Today we commemorate Remembrance Sunday. It is the second Sunday in November, the Sunday closest to November 11th or Armistice Day, which is now Veterans Day in the United States. Anglican churches throughout the world will remember those who fought and lost their lives in the First World War, and in every conflict afterwards. It is very common to hear in many civil and national, as well as religious, ceremonies on this day passages read from the Laurence Binyon poem “for the fallen.” 

They shall grow not old, as we that are left grow old;

Age shall not weary them, nor the years condemn.

At the going down of the sun and in the morning

We will remember them. 

Well I do think that it is good and noble and honorable to remember those who sacrificed everything so that we can have the freedoms we have and enjoy the lives we do. It is good for us to remember, but as Christians, in church, we can do more than just remember, we can hope. There is nothing particularly special about memory. Anyone on the street can remember. People of no faith can remember, and those memories may provide some comfort. But a memory will never comfort you as much as a hope. And we are called to be people of hope. 

My hope, as a Christian, is that when that last trumpet sounds, whether I am dead or alive, I will be gathered together with all those that have died: the millions of soldiers that died fighting for what they believed was right, family members and friends, and yes, even enemies; my hope is that we will be gathered together and we will all go out to greet the very thing that we were hoping and dying for: Jesus. That is far more encouraging to me, than just having my name engraved on a plaque on the wall.

We should not be uninformed, brothers and sisters, about those who have died. We should not grieve as others do who don’t have this hope. 

Our funerals cannot be simple “celebrations of life” that only talk about someone’s past and don’t proclaim that they have a future in Christ. Our Sunday worship cannot simply be a weekly recitation of Jesus’s wise words for living, without remembering that the man who commanded us to love one another, also informed and promised us that he would come again.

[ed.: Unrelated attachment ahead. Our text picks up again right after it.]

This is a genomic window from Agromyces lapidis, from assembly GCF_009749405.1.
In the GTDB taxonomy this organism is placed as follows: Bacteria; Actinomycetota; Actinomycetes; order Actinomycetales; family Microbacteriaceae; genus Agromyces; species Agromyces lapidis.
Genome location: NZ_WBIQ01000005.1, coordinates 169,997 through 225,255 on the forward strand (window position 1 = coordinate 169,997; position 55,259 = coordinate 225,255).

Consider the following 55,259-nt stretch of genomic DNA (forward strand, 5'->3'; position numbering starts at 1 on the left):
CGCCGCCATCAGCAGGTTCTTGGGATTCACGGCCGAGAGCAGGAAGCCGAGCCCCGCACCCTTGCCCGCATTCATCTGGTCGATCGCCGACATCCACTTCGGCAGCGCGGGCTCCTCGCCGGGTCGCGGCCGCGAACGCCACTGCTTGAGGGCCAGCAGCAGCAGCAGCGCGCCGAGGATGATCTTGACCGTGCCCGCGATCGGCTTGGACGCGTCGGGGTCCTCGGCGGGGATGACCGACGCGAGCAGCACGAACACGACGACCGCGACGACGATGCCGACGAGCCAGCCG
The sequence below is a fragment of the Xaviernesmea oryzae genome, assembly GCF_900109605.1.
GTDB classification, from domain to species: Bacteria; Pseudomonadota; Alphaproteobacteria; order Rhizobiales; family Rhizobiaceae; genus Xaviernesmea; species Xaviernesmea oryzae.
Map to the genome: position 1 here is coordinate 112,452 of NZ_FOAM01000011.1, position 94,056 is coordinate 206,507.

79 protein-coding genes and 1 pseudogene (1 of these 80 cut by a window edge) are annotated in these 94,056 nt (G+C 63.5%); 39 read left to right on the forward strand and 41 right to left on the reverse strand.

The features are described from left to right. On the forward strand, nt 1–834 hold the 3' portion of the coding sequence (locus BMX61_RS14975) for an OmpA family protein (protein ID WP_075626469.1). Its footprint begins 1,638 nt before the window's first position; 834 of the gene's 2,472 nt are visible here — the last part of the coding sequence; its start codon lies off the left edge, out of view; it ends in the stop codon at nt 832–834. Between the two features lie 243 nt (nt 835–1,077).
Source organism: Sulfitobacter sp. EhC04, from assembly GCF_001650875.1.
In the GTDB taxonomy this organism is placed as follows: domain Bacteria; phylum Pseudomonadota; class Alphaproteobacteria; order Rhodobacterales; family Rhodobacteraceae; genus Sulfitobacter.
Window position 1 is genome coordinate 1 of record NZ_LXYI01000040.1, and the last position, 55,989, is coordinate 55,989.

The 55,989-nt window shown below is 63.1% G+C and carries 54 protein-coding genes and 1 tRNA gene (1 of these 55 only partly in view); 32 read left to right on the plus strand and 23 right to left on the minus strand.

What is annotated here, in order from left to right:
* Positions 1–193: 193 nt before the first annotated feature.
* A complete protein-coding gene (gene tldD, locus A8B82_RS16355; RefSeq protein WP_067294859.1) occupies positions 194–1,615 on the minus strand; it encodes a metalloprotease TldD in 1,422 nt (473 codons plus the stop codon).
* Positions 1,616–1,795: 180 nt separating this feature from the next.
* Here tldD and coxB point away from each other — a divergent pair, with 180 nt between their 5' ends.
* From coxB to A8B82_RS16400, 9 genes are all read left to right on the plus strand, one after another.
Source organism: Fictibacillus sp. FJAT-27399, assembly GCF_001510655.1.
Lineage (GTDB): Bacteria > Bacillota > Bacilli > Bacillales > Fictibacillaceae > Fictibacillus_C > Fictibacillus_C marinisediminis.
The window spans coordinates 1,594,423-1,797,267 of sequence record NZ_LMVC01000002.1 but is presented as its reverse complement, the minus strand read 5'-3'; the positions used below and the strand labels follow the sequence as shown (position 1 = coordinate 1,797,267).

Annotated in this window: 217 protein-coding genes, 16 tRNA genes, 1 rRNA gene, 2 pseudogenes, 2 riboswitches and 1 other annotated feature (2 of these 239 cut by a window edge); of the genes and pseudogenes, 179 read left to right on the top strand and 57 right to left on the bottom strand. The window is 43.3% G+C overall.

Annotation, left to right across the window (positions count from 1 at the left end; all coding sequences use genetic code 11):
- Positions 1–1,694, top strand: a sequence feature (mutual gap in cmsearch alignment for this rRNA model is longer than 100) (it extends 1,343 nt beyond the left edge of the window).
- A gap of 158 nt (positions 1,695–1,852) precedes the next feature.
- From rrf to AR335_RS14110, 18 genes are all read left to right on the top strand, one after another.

Memories are great, but a memory will never comfort you as much as a hope, and we have hope. Our faith is about hope. A lot of people don’t have that hope. If those civil, secular ceremonies can feel dry and dead to you, that’s because that’s exactly what they are. The world doesn’t believe in resurrection, but we do. Others grieve without hope, but not us. We have reason to hope. We have been informed about those who have died, and while much of life and death is still this wonderful, glorious mystery, while there is so much we still don’t know about what happens when we die, this much we have been told:

The Lord himself, with a cry of command, with the archangel’s call and with the sound of God’s trumpet, will descend from heaven, and the dead in Christ will rise first. Then we who are alive, who are left, will be caught up in the clouds together with them to meet the Lord in the air; and so we will be with the Lord forever.

That is our hope, To be with the Lord, with our loved ones, forever. That is our hope, but it’s not the world’s hope. Others do not grieve the way that we grieve. So when you meet those others as you go about your daily lives; when you meet individuals that are utterly convinced that it all ends in death, why don’t you do something truly radical and share the hope that you have with them?